POTSDAM — Thawing from months of dormancy, sugar maples are waking up this week in the north country.
Sap is running, and the sugaring process — from collection and disinfection to boiling and bottling — is under way at sugar bushes across the region.
With the COVID-19 health crisis continuing to evolve, the state Maple Producers Association canceled its official Maple Weekend statewide for the second consecutive year. The association Board of Directors unanimously voted to cancel the March staple, as “the risks presented by COVID-19 are making that tradition one that we all have to think about more carefully.”
The association is comprised of more than 400 sugar-producing members with varying facilities and pandemic protocols — “to each their own,” as Bruce C. Thompson, of Southville Maples, put it. Yet sugaring itself does not yield to a global pandemic, and when the sap flows, the syrup follows.
The St. Lawrence County Maple Producers Association has nearly 70 members, and President Gavin M. MacKellar said the region’s producers “are just getting going,” testing equipment and preparing for full sap runs this week.
Annually fluctuating syrup prices, largely determined by the Federation of Quebec Maple Syrup Producers, demand and the U.S. exchange rate, are expected to trend higher this year for bulk sales in the United States, Mr. MacKellar said, adding that “demand has been fantastic.”
“The sales of syrup in the last 12 months are the best sales we’ve ever seen,” he said.
Mr. MacKellar, who owns MacK Maple Supply on Route 11 in Potsdam, said the first pandemic year, now fading into a second, boosted hobby sugaring. A shortage of sugaring equipment — a more severe shortage than other years — reflects that surge in backyard operations, he said.
In DeKalb, the Jenness family operates Orebed Sugar Shack. Jeffrey E. Jenness, who turns 71 years old next month, manages 23 miles of plastic lines on a 110-acre farm with his wife, Lori McAdam-Jenness, and other family members.
“A short run last week was the first of it,” Mr. Jenness said. “Just enough to get started.”
The decades-old and towering trees, he added, take time to thaw after consistently cold temperatures freeze their sweet potential.
“We need this sunshine,” he said Wednesday morning, shortly before heading out to work in the woods on Orebed Road.
Mr. Jenness, a member of the state and county associations, taps some 2,300 trees using water-cooled vacuum pumps that lower the atmospheric pressure in the tubing system and prompt sap to flow more freely. Roughly 40 additional trees are tapped into gravity lines, a natural-flow setup.
The Jenness couple has remained isolated over the last year, Mr. Jenness noting his hair “hasn’t been this long in 40 years.” No visitors have explored the sugar shack, no regular customers in the same room, no one inside their home, though grandkids have trudged through the snowy aisles of sap-carrying lines.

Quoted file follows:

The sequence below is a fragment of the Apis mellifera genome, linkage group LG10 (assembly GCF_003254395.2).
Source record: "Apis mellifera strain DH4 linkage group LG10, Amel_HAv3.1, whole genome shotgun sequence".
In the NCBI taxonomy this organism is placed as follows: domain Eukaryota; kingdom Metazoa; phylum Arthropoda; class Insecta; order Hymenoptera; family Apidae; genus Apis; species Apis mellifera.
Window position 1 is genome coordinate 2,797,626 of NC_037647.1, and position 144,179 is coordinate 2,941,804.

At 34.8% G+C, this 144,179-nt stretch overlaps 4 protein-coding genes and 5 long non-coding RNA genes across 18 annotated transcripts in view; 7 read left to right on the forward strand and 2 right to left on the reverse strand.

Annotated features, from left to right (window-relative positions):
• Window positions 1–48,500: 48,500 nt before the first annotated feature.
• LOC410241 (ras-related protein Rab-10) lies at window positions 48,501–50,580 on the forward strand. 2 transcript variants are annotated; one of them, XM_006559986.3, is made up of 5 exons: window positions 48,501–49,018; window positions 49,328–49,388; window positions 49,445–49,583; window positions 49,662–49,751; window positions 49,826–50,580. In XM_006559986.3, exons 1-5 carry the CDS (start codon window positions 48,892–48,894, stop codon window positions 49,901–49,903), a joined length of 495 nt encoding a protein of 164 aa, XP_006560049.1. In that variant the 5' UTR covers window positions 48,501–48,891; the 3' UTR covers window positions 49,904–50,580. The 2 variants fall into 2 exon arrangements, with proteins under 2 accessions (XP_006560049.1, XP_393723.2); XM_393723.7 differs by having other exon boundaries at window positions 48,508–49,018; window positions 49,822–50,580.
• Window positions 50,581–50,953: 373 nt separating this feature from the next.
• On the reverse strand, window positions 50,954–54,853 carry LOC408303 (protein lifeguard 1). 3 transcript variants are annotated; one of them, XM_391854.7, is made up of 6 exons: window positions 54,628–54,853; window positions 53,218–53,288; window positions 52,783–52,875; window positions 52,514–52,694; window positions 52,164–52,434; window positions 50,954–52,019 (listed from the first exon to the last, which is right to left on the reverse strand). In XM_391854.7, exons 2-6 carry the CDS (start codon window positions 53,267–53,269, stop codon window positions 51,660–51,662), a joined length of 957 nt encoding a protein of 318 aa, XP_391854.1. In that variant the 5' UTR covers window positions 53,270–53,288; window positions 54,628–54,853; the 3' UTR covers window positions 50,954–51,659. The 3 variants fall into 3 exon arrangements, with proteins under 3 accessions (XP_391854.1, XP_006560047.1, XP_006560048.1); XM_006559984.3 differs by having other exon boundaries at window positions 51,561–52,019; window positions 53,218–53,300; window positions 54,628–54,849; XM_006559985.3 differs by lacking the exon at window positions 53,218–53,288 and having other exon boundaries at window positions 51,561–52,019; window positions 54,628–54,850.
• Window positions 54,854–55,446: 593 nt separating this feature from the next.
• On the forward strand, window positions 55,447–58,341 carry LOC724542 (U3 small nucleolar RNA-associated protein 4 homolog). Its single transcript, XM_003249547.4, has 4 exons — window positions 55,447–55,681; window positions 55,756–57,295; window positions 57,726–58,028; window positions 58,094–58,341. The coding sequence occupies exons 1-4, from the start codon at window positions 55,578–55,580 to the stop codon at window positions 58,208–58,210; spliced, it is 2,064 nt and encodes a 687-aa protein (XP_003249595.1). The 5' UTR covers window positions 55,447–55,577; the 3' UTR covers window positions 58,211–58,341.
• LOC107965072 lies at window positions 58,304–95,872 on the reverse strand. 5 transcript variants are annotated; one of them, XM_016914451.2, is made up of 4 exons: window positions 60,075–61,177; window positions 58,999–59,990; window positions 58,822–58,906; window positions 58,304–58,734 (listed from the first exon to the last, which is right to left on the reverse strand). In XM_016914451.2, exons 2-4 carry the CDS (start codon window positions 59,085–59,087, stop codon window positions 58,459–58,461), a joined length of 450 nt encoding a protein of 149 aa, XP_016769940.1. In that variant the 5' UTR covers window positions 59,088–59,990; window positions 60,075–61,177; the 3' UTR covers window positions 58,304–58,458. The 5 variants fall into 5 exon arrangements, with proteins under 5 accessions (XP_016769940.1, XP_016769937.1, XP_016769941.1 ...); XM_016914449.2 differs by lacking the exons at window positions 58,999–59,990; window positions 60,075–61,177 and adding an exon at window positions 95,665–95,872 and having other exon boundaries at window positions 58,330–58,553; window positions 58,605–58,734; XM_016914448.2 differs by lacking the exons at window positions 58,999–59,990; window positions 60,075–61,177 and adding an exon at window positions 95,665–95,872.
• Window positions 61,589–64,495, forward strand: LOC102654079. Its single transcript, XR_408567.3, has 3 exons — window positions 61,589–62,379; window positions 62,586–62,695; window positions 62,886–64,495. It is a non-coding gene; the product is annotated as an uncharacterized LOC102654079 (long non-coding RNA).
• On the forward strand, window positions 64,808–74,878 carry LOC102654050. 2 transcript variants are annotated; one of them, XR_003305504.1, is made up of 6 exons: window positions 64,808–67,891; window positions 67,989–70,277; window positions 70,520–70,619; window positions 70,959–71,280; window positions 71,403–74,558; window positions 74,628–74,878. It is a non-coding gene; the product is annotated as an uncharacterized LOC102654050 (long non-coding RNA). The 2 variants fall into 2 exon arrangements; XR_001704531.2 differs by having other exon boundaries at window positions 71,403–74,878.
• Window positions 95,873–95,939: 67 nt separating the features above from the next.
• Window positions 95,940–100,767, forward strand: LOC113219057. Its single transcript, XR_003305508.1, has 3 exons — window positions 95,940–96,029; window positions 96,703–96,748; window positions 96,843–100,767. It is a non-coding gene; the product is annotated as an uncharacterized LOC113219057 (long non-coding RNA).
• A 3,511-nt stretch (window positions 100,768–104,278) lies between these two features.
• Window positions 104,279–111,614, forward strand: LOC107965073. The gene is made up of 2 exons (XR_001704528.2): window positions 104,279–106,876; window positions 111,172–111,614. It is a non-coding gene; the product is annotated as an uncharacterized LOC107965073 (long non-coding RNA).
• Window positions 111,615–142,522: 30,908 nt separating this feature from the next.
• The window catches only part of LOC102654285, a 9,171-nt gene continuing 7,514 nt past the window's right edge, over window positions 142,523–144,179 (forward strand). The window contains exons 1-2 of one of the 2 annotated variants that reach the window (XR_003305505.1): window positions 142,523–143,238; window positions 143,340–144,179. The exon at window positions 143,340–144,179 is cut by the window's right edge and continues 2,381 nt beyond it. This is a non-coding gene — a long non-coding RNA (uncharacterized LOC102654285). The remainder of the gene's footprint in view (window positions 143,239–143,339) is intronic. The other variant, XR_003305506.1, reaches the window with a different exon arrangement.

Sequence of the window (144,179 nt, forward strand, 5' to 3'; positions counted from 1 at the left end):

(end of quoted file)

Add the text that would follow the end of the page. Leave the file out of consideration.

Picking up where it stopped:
They “joined together, far apart,” Mrs. Jenness said.
Scheduled pick-ups for orders have been facilitated, Mr. Jenness said, but pandemic limitations have levied “a big hit to the pocket book” for Orebed. Now, the duo is looking ahead to April when they’ll be fully vaccinated against the novel coronavirus and can formalize plans for a nine-week calendar of weekly outdoor activities when schools break for the summer.
To the north, Mr. Thompson oversaw the second sap run of the season for Southville Maples on Wednesday afternoon. Last week, vacuum pumps collected 9,000 gallons of sap, which boiled down to 80 gallons of syrup. Typically more than 95% water, maple sap on larger sugar bushes is processed through a reverse-osmosis machine, which increases the sugar concentration by separating water molecules from the sap’s sugar. Sugar content is further increased after boiling, with evaporators speeding up the process.
Mr. Thompson, who works early mornings as the town of Stockholm’s highway superintendent, started purchasing tracts in the Southville hamlet more than 10 years ago, thinning the woodlot into a sugar bush. He grew up in the center of the county learning from his Uncle George’s sugaring work off County Route 47.
“I just couldn’t get enough,” Mr. Thompson said.
When he started tapping his own trees, he thought: “I’ll be happy if I get to 1,000 taps.”
“That lasted a year,” he said.
A total of 9,200 taps are webbed together now, and an expansion is planned over the next three years. The sugar shack where lines convene will be doubled in size, and the existing kitchen and store will move to the front of the building.
With his wife, Kim A. Thompson, six local kids and 21 grandkids, Mr. Thompson’s maple production is a family business.
“Someday, I’ll just sit, when I’m 20 years older, and watch the young ones continue,” he said, before sampling fresh syrup.
“It’s the best maple syrup in Southville,” he said laughing. “It’s also the only maple syrup in Southville.”
For a complete listing of maple producers in the north country, visit the state Maple Producers Association website at nysmaple.com.